Christopher Malpass doesn’t mind when a listener remarks that the country music he and his brother play has an older sound to it: That’s sort of the point.
That older sound — guitar- and fiddle-driven, two-part vocal harmonies, instrumental proficiency, songs that tell stories — comes naturally to brothers raised on the likes of Johnny Cash, Merle Haggard, Hank Williams Sr., Dolly Parton and The Louvin Brothers while growing up in Goldsboro, North Carolina, and listening to their grandfather’s records.
Add to that their early career experience of touring with Haggard for seven years, then with Don Helms, who played pedal steel in Williams Sr.’s band, and one sees they come by it honestly and unapologetically.
In a time when “traditional country” gets broadly interpreted by whomever wants to claim it, the Malpass Brothers play a form of it that’s undeniable. Waco fans can hear for themselves when they bring their six-piece band, which includes fiddle and steel guitar, to the Waco Hippodrome on Saturday night.
“We try to take people back. We do some of the old songs and some of our originals as well,” said Chris, speaking from his home in Goldsboro. It’s not just the music, but the look, too: high hair, big sideburns and flashy suits that recall when Nashville tailor Nudie Cohn outfitted many Music City stars.
Taylor, the younger brother, plays lead guitar, Chris acoustic, and when it comes to singing, it’s Taylor who’s usually up top on the tenor line. Chris takes the lead on songwriting, but that’s about as far as Chris can deconstruct the Malpass sound, which shows flashes of rockabilly, bluegrass and honky-tonk. “There’s no real recipe to it. We live and breathe that music,” he said.
What does help is a sibling who’s on the same musical wavelength and honest when something’s not right. “With him being my brother, he’ll tell me I suck,” Chris laughed.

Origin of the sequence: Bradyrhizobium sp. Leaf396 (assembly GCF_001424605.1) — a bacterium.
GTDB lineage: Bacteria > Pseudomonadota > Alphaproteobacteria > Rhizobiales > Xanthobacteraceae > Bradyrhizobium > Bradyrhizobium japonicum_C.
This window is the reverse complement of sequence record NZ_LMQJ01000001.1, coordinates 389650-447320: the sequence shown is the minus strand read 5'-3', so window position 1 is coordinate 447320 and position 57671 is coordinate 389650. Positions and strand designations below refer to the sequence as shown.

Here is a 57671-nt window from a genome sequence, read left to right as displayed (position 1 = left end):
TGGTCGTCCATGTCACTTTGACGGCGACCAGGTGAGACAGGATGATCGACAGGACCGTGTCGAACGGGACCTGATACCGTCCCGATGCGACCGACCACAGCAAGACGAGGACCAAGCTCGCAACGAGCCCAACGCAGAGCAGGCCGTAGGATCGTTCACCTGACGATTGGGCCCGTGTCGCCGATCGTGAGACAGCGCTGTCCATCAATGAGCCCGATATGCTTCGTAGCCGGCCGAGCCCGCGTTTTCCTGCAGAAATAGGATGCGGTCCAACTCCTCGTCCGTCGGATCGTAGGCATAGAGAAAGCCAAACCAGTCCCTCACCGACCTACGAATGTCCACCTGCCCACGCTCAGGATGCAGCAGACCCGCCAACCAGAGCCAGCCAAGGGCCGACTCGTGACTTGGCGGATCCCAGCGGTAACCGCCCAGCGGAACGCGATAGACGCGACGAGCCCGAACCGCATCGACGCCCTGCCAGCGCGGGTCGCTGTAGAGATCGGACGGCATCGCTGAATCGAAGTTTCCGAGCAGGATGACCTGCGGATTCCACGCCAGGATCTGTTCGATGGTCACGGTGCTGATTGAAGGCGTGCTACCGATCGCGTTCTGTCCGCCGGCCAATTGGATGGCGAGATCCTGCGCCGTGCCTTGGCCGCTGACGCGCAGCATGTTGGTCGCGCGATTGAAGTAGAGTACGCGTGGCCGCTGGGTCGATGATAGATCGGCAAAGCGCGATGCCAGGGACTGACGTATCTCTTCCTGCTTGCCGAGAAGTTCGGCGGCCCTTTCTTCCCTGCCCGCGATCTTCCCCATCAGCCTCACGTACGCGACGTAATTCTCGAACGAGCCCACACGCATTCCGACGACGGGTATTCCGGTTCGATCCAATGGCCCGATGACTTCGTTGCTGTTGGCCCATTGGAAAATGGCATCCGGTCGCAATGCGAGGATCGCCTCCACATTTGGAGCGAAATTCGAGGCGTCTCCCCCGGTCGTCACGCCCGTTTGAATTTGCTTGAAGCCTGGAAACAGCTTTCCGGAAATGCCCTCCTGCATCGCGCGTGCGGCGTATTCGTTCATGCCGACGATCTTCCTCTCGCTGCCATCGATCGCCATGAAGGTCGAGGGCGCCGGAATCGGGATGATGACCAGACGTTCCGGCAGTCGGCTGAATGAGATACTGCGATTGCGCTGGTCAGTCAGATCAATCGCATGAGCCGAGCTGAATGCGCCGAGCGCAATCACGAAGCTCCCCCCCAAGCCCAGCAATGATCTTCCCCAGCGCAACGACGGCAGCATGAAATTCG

As the Malpasses started to build a reputation for their musicianship, some in the industry suggested they might modernize their sound and reach a broader audience. The brothers, however, opted to stick with what they liked and were good at, even if they might miss the top rung of commercial success. “I would rather be happy and doing what I love for a living,” Chris said. “It’ll pay off.”
It seems to be paying off already. They’ve performed across the country; shared stages with Doc Watson, Marty Stuart, Willie Nelson and Rhonda Vincent; recorded three albums, including 2017’s “Live at the Paramount Theatre”; have done four overseas tours; and played Ryman Auditorium — holy ground for any country heritage sound — and RFD-TV’s “Larry’s Country Diner” several times.
In fact, the Malpass Brothers’ regular trips to Nashville have led them to contemplate relocating there, but so far the pull of home has been stronger. “It’s crossed our minds before . . . but we might as well leave from North Carolina, Nashville’s growing so much,” Chris said.
Home vs. the big city? Sounds like a vintage country song.